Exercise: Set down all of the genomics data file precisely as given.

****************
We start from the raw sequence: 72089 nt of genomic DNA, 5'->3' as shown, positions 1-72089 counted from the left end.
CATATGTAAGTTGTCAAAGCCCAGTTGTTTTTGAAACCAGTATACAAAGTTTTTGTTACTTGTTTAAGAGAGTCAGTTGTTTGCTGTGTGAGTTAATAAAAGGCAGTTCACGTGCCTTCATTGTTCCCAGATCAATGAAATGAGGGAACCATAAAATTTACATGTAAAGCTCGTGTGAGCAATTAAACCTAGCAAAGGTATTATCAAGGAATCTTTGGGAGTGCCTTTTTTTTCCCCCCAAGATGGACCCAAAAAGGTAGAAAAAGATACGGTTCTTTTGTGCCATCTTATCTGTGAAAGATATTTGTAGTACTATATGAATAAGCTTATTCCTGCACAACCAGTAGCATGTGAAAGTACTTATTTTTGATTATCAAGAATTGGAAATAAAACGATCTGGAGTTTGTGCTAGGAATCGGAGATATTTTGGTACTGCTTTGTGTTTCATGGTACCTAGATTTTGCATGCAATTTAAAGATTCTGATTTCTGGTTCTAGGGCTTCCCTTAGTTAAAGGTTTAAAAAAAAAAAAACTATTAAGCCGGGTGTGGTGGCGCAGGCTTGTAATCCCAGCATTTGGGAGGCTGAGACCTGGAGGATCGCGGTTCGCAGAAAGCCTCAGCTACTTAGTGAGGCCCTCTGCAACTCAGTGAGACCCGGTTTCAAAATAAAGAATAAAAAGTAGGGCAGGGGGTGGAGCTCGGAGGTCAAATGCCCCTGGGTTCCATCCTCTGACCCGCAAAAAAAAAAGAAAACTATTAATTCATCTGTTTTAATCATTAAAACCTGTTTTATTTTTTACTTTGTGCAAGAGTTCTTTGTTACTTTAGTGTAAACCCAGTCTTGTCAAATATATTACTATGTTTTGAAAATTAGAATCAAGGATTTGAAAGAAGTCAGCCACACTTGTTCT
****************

We start from the raw sequence: 72089 nt of genomic DNA, 5'->3' as shown, positions 1-72089 counted from the left end.
CATATGTAAGTTGTCAAAGCCCAGTTGTTTTTGAAACCAGTATACAAAGTTTTTGTTACTTGTTTAAGAGAGTCAGTTGTTTGCTGTGTGAGTTAATAAAAGGCAGTTCACGTGCCTTCATTGTTCCCAGATCAATGAAATGAGGGAACCATAAAATTTACATGTAAAGCTCGTGTGAGCAATTAAACCTAGCAAAGGTATTATCAAGGAATCTTTGGGAGTGCCTTTTTTTTCCCCCCAAGATGGACCCAAAAAGGTAGAAAAAGATACGGTTCTTTTGTGCCATCTTATCTGTGAAAGATATTTGTAGTACTATATGAATAAGCTTATTCCTGCACAACCAGTAGCATGTGAAAGTACTTATTTTTGATTATCAAGAATTGGAAATAAAACGATCTGGAGTTTGTGCTAGGAATCGGAGATATTTTGGTACTGCTTTGTGTTTCATGGTACCTAGATTTTGCATGCAATTTAAAGATTCTGATTTCTGGTTCTAGGGCTTCCCTTAGTTAAAGGTTTAAAAAAAAAAAAACTATTAAGCCGGGTGTGGTGGCGCAGGCTTGTAATCCCAGCATTTGGGAGGCTGAGACCTGGAGGATCGCGGTTCGCAGAAAGCCTCAGCTACTTAGTGAGGCCCTCTGCAACTCAGTGAGACCCGGTTTCAAAATAAAGAATAAAAAGTAGGGCAGGGGGTGGAGCTCGGAGGTCAAATGCCCCTGGGTTCCATCCTCTGACCCGCAAAAAAAAAAGAAAACTATTAATTCATCTGTTTTAATCATTAAAACCTGTTTTATTTTTTACTTTGTGCAAGAGTTCTTTGTTACTTTAGTGTAAACCCAGTCTTGTCAAATATATTACTATGTTTTGAAAATTAGAATCAAGGATTTGAAAGAAGTCAGCCACACTTGTTCT